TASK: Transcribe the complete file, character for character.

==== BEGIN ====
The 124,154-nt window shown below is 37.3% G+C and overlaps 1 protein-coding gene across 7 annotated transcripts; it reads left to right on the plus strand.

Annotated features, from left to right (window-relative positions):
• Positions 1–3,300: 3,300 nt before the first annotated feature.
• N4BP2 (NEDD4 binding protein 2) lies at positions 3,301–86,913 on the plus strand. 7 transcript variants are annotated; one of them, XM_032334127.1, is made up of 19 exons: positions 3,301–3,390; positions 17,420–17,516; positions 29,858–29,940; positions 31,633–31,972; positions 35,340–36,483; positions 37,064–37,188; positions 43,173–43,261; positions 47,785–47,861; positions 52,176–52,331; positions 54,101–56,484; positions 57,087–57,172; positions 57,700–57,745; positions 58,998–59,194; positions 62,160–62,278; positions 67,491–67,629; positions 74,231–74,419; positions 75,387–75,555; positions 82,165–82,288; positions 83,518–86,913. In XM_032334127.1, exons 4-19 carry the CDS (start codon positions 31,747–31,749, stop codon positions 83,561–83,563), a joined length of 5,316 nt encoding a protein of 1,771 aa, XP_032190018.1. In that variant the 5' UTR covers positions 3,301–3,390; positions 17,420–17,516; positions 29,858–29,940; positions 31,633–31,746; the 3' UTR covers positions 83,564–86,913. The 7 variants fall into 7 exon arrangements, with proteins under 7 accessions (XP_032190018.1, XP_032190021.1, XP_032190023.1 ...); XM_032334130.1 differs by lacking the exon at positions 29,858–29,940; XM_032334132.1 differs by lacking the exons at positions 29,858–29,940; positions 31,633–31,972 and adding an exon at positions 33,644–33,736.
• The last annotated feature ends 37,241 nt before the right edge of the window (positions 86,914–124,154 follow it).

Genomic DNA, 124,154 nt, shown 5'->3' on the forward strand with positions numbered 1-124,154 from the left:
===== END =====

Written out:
The 124,154-nt window shown below is 37.3% G+C and overlaps 1 protein-coding gene across 7 annotated transcripts; it reads left to right on the plus strand.

Annotated features, from left to right (window-relative positions):
• Positions 1–3,300: 3,300 nt before the first annotated feature.
• N4BP2 (NEDD4 binding protein 2) lies at positions 3,301–86,913 on the plus strand. 7 transcript variants are annotated; one of them, XM_032334127.1, is made up of 19 exons: positions 3,301–3,390; positions 17,420–17,516; positions 29,858–29,940; positions 31,633–31,972; positions 35,340–36,483; positions 37,064–37,188; positions 43,173–43,261; positions 47,785–47,861; positions 52,176–52,331; positions 54,101–56,484; positions 57,087–57,172; positions 57,700–57,745; positions 58,998–59,194; positions 62,160–62,278; positions 67,491–67,629; positions 74,231–74,419; positions 75,387–75,555; positions 82,165–82,288; positions 83,518–86,913. In XM_032334127.1, exons 4-19 carry the CDS (start codon positions 31,747–31,749, stop codon positions 83,561–83,563), a joined length of 5,316 nt encoding a protein of 1,771 aa, XP_032190018.1. In that variant the 5' UTR covers positions 3,301–3,390; positions 17,420–17,516; positions 29,858–29,940; positions 31,633–31,746; the 3' UTR covers positions 83,564–86,913. The 7 variants fall into 7 exon arrangements, with proteins under 7 accessions (XP_032190018.1, XP_032190021.1, XP_032190023.1 ...); XM_032334130.1 differs by lacking the exon at positions 29,858–29,940; XM_032334132.1 differs by lacking the exons at positions 29,858–29,940; positions 31,633–31,972 and adding an exon at positions 33,644–33,736.
• The last annotated feature ends 37,241 nt before the right edge of the window (positions 86,914–124,154 follow it).

Genomic DNA, 124,154 nt, shown 5'->3' on the forward strand with positions numbered 1-124,154 from the left: